If you pride yourself on doing much of your own boat maintenance, you probably spend more hours than you’d like to with your head and shoulders squashed into narrow lockers and bilge compartments.
In modern times it’s extremely rare for human travelers to stow away aboard sailboats. But over the years we’ve reported on all shorts of freeloading creatures found aboard cruising boats.
The dream of cruising the South Pacific is high on the ‘must-do-someday’ list of sailors all over the world. For well over two decades the annual Pacific Puddle Jump rally has helped fulfill those dreams.
Crews heading south to Mexico this winter who’ve upgraded their nav stations with AIS and digital radar will probably feel safer than ever. But there’s one type of offshore obstacle that doesn’t subscribe to AIS and rarely if ever shows up on radar.
"Doing the Rendez-vous has been the most fun we’ve had on our entire trip,” said Tara Travers-Stephens with an ear-to-ear grin. She and her husband John had vowed to take part in the annual Tahiti-Moorea Sailing Rendez-vous aboard their Redwood City-based Tatoosh 50. But in order to make good on that promise they had to battle abnormally unsettled wind and sea conditions on their 200-mile crossing from the Tuamotus to Tahiti.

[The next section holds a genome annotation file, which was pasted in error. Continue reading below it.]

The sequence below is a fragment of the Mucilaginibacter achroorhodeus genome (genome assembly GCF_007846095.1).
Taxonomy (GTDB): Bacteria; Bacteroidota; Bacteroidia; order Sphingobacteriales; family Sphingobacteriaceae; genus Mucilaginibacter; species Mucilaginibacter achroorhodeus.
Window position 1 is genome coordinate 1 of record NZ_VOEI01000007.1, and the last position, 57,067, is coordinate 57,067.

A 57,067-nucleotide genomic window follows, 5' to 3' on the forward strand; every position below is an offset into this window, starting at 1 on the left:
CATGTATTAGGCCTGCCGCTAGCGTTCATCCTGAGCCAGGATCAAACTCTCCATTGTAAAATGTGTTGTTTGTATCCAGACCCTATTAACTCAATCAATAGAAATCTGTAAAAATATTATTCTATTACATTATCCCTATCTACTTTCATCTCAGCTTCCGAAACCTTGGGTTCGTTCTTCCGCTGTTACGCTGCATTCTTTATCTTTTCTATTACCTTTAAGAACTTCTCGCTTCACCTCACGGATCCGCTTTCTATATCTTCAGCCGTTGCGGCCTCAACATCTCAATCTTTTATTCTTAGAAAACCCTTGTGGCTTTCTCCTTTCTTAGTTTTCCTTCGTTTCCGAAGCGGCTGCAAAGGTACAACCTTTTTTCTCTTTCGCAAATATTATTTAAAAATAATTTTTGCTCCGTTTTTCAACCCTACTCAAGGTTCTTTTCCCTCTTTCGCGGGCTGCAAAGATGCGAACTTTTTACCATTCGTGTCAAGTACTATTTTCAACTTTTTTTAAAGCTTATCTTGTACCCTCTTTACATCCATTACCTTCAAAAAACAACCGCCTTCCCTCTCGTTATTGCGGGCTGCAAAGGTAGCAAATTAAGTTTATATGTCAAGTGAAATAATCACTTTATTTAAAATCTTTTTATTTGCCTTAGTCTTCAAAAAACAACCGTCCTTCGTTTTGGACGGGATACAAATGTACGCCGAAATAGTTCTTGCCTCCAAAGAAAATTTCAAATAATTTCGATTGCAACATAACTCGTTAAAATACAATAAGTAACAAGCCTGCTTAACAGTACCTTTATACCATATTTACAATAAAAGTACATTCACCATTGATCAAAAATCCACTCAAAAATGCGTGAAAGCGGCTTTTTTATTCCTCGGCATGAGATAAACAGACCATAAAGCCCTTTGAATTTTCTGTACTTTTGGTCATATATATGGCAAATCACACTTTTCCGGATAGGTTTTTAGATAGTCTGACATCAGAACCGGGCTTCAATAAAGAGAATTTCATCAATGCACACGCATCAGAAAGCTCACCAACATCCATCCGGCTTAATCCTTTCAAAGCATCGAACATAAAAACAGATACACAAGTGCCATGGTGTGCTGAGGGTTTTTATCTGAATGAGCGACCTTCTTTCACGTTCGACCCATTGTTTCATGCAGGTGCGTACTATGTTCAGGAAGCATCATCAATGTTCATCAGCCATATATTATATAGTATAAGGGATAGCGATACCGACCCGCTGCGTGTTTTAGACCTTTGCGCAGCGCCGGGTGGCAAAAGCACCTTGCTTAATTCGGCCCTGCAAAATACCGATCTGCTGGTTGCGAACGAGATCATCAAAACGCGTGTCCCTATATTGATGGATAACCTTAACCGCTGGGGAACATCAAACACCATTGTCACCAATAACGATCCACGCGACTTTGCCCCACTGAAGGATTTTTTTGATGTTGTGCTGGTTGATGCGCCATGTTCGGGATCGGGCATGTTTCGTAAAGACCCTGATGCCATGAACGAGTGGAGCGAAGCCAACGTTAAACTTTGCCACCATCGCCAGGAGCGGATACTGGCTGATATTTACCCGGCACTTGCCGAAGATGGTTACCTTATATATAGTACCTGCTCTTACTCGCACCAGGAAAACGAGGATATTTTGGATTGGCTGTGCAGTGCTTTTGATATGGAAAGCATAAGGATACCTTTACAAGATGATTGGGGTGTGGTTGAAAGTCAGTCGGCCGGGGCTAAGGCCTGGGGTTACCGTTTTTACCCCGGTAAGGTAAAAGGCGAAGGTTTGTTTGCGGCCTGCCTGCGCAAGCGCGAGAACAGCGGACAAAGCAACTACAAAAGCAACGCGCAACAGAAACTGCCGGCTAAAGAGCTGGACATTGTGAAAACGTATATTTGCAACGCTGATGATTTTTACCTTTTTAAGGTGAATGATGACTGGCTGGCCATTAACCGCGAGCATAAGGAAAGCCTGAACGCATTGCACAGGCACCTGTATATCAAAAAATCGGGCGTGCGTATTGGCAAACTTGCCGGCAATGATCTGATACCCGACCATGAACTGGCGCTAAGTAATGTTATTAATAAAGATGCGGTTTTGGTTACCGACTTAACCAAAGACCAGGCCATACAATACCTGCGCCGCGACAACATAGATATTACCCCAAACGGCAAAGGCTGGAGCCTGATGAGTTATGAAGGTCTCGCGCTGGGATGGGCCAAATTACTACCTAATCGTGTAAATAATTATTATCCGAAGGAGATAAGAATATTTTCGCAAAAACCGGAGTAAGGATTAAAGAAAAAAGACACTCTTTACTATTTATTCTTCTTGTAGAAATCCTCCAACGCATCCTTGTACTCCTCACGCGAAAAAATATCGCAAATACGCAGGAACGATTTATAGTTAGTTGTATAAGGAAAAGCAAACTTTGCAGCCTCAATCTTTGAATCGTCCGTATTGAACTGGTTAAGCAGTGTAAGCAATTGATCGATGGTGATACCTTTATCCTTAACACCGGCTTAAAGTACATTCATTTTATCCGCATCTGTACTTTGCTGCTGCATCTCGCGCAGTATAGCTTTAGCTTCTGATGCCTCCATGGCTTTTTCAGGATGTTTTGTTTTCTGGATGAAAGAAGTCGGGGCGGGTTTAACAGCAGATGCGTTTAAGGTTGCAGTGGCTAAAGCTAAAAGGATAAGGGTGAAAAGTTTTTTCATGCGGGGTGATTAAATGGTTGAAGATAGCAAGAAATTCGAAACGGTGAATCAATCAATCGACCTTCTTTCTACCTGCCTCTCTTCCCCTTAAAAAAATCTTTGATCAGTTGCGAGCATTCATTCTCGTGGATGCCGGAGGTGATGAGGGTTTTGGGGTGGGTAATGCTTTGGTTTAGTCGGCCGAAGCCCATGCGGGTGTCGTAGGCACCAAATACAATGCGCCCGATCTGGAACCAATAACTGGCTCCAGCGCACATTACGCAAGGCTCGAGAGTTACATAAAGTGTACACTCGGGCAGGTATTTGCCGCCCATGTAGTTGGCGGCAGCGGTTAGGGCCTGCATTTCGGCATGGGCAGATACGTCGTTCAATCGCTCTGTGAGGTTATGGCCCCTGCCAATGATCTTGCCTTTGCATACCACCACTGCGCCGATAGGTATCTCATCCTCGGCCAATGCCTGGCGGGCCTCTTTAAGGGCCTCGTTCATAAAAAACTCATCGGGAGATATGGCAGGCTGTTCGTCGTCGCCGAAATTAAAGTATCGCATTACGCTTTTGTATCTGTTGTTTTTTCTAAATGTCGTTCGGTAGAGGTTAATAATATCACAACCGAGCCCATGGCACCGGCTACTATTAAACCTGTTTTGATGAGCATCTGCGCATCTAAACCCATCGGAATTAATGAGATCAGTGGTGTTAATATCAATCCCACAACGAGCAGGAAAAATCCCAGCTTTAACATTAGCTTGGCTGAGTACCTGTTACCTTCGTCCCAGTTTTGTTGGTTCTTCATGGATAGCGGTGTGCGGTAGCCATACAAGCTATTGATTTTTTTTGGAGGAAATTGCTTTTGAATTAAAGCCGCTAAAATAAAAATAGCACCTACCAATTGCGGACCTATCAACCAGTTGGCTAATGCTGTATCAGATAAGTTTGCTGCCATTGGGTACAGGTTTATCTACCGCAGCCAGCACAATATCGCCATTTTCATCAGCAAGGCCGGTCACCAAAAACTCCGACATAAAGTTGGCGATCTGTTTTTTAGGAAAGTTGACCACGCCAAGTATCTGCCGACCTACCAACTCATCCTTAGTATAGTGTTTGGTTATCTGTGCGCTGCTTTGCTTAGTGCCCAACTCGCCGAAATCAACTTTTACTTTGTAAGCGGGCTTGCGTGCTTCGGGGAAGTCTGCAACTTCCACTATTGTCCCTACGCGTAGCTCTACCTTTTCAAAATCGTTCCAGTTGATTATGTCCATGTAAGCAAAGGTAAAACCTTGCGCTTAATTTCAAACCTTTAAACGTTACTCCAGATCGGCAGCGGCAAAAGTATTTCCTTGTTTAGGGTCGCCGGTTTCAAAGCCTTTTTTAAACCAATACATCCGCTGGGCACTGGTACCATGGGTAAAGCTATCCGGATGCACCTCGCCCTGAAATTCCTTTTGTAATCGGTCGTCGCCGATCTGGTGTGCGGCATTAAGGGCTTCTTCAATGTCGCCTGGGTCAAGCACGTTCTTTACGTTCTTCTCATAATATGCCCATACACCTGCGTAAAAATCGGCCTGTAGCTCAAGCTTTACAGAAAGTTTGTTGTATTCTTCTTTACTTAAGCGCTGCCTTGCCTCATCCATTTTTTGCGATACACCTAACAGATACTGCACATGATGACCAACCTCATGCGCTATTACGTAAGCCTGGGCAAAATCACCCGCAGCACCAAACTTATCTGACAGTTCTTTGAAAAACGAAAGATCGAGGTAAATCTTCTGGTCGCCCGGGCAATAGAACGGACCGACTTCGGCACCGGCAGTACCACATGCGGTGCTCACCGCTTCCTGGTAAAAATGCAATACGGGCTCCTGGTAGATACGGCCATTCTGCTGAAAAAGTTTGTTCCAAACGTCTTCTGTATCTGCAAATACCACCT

Rose and Frank Corser were both in their mid-30s in 1972 when they set sail from Newport Beach for the Marquesas Islands aboard their 35-ft Seagoer.
“Fantastic first day,” reported Charles Wilding this morning from the UK-based Nautitech 40 Wilderness. “Spinnaker up all day; put in second reef at sunset. Winds picked up as predicted… gusting 25.”
With a rhumbline distance of 3,570 miles, the Tahiti Transpac’s Los Angeles-to-Papeete course is more than half again the distance from L.A. to Honolulu, sailed biennially in the better-known Hawaii Transpac (2,240 miles). But that’s far from being the only factor that sets these two classic ocean races apart.
When you live on a boat in the tropics year-round, you adjust to the challenges of wind, rain and extreme heat every day as needs arise — protecting expensive gear from sun damage, attending to leaks, and keeping mold and mildew at bay. More »
What the heck is the Pacific Puddle Jump? It’s a long-established annual migration of cruising sailors from various ports along the West Coast of the Americas to French Polynesia — an ambitious bluewater crossing of 3,000 to 4,000 miles. More »
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